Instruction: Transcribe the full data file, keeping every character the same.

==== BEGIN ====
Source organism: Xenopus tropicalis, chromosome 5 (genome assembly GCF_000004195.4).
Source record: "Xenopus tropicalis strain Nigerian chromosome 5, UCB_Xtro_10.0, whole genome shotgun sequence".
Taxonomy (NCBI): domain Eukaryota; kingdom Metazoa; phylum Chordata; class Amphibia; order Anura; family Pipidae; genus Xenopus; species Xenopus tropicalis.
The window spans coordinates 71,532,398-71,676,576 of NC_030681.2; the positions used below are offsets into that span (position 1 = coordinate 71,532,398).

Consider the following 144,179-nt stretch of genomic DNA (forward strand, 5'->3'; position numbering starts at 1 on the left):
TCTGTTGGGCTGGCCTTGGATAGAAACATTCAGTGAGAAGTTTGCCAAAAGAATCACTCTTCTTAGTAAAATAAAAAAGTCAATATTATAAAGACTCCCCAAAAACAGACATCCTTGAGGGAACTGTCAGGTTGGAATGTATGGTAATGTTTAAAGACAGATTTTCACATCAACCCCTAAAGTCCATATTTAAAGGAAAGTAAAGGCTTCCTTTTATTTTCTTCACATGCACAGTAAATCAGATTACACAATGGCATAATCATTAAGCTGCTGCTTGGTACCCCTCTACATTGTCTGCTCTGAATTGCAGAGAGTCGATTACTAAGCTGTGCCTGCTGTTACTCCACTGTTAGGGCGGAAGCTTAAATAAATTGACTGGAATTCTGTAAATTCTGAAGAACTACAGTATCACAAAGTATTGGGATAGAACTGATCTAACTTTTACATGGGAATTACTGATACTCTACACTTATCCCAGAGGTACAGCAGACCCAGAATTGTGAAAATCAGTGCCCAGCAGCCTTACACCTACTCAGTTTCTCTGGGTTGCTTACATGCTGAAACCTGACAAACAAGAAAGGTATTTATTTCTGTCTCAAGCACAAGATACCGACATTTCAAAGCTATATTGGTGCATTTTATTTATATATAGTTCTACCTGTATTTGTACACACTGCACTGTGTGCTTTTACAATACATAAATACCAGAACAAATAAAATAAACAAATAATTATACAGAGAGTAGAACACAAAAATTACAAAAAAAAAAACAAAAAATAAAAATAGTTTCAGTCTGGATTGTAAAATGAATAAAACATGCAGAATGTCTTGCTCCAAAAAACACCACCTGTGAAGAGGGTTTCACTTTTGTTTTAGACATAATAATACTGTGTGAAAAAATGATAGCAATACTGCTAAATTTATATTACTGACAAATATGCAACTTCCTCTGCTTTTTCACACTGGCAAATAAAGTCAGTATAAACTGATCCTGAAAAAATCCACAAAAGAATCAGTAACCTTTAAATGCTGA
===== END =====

Source organism: Xenopus tropicalis, chromosome 5 (genome assembly GCF_000004195.4).
Source record: "Xenopus tropicalis strain Nigerian chromosome 5, UCB_Xtro_10.0, whole genome shotgun sequence".
Taxonomy (NCBI): domain Eukaryota; kingdom Metazoa; phylum Chordata; class Amphibia; order Anura; family Pipidae; genus Xenopus; species Xenopus tropicalis.
The window spans coordinates 71,532,398-71,676,576 of NC_030681.2; the positions used below are offsets into that span (position 1 = coordinate 71,532,398).

Consider the following 144,179-nt stretch of genomic DNA (forward strand, 5'->3'; position numbering starts at 1 on the left):
TCTGTTGGGCTGGCCTTGGATAGAAACATTCAGTGAGAAGTTTGCCAAAAGAATCACTCTTCTTAGTAAAATAAAAAAGTCAATATTATAAAGACTCCCCAAAAACAGACATCCTTGAGGGAACTGTCAGGTTGGAATGTATGGTAATGTTTAAAGACAGATTTTCACATCAACCCCTAAAGTCCATATTTAAAGGAAAGTAAAGGCTTCCTTTTATTTTCTTCACATGCACAGTAAATCAGATTACACAATGGCATAATCATTAAGCTGCTGCTTGGTACCCCTCTACATTGTCTGCTCTGAATTGCAGAGAGTCGATTACTAAGCTGTGCCTGCTGTTACTCCACTGTTAGGGCGGAAGCTTAAATAAATTGACTGGAATTCTGTAAATTCTGAAGAACTACAGTATCACAAAGTATTGGGATAGAACTGATCTAACTTTTACATGGGAATTACTGATACTCTACACTTATCCCAGAGGTACAGCAGACCCAGAATTGTGAAAATCAGTGCCCAGCAGCCTTACACCTACTCAGTTTCTCTGGGTTGCTTACATGCTGAAACCTGACAAACAAGAAAGGTATTTATTTCTGTCTCAAGCACAAGATACCGACATTTCAAAGCTATATTGGTGCATTTTATTTATATATAGTTCTACCTGTATTTGTACACACTGCACTGTGTGCTTTTACAATACATAAATACCAGAACAAATAAAATAAACAAATAATTATACAGAGAGTAGAACACAAAAATTACAAAAAAAAAAACAAAAAATAAAAATAGTTTCAGTCTGGATTGTAAAATGAATAAAACATGCAGAATGTCTTGCTCCAAAAAACACCACCTGTGAAGAGGGTTTCACTTTTGTTTTAGACATAATAATACTGTGTGAAAAAATGATAGCAATACTGCTAAATTTATATTACTGACAAATATGCAACTTCCTCTGCTTTTTCACACTGGCAAATAAAGTCAGTATAAACTGATCCTGAAAAAATCCACAAAAGAATCAGTAACCTTTAAATGCTGA